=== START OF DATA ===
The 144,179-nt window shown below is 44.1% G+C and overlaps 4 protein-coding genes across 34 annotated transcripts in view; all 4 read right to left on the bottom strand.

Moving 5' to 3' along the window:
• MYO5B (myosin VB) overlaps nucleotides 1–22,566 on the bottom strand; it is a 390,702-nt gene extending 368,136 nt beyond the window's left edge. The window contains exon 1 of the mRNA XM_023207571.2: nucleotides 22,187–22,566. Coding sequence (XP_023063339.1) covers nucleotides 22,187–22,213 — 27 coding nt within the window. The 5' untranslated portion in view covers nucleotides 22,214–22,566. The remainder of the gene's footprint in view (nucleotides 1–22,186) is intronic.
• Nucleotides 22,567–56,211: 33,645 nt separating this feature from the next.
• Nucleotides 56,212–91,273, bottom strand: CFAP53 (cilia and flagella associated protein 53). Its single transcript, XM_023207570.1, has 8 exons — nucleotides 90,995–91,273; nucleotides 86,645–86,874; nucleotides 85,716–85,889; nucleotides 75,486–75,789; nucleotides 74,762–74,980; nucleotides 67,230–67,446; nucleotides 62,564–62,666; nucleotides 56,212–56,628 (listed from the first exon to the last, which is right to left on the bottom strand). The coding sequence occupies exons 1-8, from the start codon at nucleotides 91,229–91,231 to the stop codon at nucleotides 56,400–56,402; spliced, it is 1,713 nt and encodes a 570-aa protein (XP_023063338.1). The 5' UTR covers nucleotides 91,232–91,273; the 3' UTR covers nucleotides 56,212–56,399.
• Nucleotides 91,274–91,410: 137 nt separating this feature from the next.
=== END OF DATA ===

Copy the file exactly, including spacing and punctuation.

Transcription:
The 144,179-nt window shown below is 44.1% G+C and overlaps 4 protein-coding genes across 34 annotated transcripts in view; all 4 read right to left on the bottom strand.

Moving 5' to 3' along the window:
• MYO5B (myosin VB) overlaps nucleotides 1–22,566 on the bottom strand; it is a 390,702-nt gene extending 368,136 nt beyond the window's left edge. The window contains exon 1 of the mRNA XM_023207571.2: nucleotides 22,187–22,566. Coding sequence (XP_023063339.1) covers nucleotides 22,187–22,213 — 27 coding nt within the window. The 5' untranslated portion in view covers nucleotides 22,214–22,566. The remainder of the gene's footprint in view (nucleotides 1–22,186) is intronic.
• Nucleotides 22,567–56,211: 33,645 nt separating this feature from the next.
• Nucleotides 56,212–91,273, bottom strand: CFAP53 (cilia and flagella associated protein 53). Its single transcript, XM_023207570.1, has 8 exons — nucleotides 90,995–91,273; nucleotides 86,645–86,874; nucleotides 85,716–85,889; nucleotides 75,486–75,789; nucleotides 74,762–74,980; nucleotides 67,230–67,446; nucleotides 62,564–62,666; nucleotides 56,212–56,628 (listed from the first exon to the last, which is right to left on the bottom strand). The coding sequence occupies exons 1-8, from the start codon at nucleotides 91,229–91,231 to the stop codon at nucleotides 56,400–56,402; spliced, it is 1,713 nt and encodes a 570-aa protein (XP_023063338.1). The 5' UTR covers nucleotides 91,232–91,273; the 3' UTR covers nucleotides 56,212–56,399.
• Nucleotides 91,274–91,410: 137 nt separating this feature from the next.